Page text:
Variability in surface ozone background over the United States: Implications for air quality policy

Fiore, Arlene M.; Jacob, Daniel J.; Liu, Hongyu; Yantosca, R. M.; Fairlie, T. D.; Li, Q.

The U.S. Environmental Protection Agency (EPA) presently uses a 40 ppbv background O3 level as a baseline in its O3 risk assessments. This background is defined as those concentrations that would exist in the absence of North American emissions. Lefohn et al. [2001] have argued that frequent occurrences of O3 concentrations above 50–60 ppbv at remote northern U.S. sites in spring are of stratospheric origin, challenging the EPA background estimate and implying that the current O3 standard (84 ppbv, 8-hour average) may be unattainable. We show that a 3-D global model of tropospheric chemistry reproduces much of the observed variability in U.S. surface O3 concentrations, including the springtime high-O3 events, with only a minor stratospheric contribution (always <20 ppbv). We conclude that the previous interpretations of a stratospheric source for these events underestimated the role of regional and hemispheric pollution. While stratospheric intrusions might occasionally elevate surface O3 at high-altitude sites, our results indicate that these events are rare and would not compromise the O3 air quality standard. We find that the O3 background is generally 15–35 ppbv, with some incidences of 40–50 ppbv in the west in spring at high-elevation sites (>2 km). It declines from spring to summer and further decreases during O3 pollution episodes. The 40 ppbv background assumed by EPA thus actually underestimates the risk associated with O3 during polluted conditions. A better definition would represent background as a function of season, altitude, and total surface O3 concentration. Natural O3 levels are typically 10–25 ppbv and never exceed 40 ppbv. International controls to reduce the hemispheric pollution background would facilitate compliance with an AOT40-type standard (cumulative exposure to O3 above 40 ppbv) in the United States.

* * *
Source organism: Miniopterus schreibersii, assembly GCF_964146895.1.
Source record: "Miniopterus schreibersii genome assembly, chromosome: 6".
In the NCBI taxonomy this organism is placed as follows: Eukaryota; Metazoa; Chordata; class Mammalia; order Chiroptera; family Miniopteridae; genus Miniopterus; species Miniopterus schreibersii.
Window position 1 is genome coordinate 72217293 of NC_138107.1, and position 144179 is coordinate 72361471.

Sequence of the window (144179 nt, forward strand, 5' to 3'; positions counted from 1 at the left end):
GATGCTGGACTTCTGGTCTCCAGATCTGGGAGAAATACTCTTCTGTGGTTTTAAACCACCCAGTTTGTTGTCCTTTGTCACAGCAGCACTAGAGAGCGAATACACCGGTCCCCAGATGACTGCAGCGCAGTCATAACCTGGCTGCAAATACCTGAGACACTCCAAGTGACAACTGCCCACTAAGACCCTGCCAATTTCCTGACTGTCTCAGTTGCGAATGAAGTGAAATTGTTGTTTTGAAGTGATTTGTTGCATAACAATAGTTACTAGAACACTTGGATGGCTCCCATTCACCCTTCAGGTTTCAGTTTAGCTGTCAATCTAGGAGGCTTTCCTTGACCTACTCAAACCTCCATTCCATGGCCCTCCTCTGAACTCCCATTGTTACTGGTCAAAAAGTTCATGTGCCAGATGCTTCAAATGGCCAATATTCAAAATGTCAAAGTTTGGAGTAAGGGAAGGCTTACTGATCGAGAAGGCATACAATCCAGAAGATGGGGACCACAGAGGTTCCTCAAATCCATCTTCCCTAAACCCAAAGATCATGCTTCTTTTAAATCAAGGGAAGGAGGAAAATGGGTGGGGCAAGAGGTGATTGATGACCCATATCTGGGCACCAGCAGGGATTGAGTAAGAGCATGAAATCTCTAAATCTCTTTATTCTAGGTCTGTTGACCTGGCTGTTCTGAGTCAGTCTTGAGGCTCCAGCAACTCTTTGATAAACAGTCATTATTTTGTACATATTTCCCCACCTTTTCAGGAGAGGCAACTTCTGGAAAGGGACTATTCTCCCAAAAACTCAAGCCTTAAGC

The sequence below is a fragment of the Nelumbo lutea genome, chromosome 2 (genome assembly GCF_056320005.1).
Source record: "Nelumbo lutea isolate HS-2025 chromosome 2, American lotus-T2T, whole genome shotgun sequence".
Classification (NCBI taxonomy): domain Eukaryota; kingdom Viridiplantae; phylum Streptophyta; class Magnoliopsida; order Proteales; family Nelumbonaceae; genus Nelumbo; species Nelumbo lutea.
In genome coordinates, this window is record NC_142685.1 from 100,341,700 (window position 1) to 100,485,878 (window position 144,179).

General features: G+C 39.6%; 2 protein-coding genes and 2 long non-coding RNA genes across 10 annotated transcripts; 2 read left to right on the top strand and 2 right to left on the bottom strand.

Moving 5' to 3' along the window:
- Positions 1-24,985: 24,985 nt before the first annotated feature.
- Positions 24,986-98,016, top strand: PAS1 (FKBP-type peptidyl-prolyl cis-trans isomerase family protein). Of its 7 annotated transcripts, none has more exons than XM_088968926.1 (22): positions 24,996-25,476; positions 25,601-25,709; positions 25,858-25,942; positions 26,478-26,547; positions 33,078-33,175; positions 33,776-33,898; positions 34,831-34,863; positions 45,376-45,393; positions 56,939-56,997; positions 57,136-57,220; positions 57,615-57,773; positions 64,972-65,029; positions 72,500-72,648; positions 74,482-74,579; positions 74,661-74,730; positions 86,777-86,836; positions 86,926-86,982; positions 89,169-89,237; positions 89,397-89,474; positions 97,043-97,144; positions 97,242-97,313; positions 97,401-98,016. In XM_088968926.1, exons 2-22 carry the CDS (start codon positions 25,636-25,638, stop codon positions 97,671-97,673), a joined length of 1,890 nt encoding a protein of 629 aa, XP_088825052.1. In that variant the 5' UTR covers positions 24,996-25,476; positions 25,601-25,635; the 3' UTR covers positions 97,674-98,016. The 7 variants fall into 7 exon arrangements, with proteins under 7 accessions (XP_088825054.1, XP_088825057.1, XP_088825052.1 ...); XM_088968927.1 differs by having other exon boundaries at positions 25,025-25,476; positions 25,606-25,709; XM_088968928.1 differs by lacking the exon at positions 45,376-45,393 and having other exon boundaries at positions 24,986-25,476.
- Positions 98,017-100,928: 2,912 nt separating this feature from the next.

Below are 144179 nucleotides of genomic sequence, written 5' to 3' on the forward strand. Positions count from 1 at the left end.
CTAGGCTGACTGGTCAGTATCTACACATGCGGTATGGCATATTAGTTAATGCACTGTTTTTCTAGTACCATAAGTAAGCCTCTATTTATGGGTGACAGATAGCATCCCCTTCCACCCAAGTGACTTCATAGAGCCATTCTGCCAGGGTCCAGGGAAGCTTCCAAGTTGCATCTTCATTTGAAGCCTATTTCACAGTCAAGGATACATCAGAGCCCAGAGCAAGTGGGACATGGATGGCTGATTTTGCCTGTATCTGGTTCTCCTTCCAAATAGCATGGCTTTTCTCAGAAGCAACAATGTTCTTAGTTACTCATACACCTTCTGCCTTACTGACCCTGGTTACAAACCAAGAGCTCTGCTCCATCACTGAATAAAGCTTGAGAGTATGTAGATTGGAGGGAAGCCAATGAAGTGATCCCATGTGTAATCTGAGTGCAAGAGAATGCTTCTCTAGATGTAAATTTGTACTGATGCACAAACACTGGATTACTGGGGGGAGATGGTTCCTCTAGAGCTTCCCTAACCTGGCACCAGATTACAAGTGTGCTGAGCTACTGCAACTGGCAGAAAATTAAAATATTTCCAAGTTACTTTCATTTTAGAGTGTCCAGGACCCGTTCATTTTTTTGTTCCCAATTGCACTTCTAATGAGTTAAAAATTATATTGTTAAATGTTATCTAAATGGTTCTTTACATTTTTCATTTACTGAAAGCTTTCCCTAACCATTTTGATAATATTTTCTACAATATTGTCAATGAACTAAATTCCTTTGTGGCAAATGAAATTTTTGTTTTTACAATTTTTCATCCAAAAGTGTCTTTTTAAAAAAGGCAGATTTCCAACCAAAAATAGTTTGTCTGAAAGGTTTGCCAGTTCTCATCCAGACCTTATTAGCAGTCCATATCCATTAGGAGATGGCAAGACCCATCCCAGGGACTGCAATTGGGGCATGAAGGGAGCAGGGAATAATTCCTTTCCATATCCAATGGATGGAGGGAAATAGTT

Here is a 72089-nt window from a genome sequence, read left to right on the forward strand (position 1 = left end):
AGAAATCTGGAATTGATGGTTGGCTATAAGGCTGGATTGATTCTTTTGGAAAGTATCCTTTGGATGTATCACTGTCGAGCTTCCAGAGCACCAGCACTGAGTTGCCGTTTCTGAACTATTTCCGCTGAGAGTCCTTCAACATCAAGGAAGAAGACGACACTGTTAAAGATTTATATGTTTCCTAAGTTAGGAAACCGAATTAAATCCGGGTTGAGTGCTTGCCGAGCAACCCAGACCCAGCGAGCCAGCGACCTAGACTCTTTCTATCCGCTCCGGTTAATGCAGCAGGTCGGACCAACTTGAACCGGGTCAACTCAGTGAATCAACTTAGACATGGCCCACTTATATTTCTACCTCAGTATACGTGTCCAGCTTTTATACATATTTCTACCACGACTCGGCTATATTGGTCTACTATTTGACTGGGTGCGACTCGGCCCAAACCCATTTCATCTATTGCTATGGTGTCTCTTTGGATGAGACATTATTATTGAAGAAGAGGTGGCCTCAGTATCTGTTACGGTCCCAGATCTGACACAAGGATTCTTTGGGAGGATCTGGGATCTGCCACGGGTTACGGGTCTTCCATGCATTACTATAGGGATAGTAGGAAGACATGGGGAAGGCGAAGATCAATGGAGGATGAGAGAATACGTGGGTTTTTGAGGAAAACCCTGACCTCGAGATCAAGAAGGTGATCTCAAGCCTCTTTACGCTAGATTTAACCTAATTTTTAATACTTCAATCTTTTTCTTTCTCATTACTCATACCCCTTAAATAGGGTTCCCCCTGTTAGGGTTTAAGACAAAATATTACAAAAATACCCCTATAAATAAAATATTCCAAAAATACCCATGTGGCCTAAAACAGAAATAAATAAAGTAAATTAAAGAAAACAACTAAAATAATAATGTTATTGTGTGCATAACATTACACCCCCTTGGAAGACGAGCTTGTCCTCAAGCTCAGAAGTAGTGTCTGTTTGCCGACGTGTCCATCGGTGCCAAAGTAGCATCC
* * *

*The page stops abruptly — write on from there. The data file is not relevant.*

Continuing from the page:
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Also Published In

Journal of Geophysical Research: Atmospheres

More About This Work

Academic Units
Lamont-Doherty Earth Observatory
Earth and Environmental Sciences
Ocean and Climate Physics
American Geophysical Union
Published Here
November 24, 2015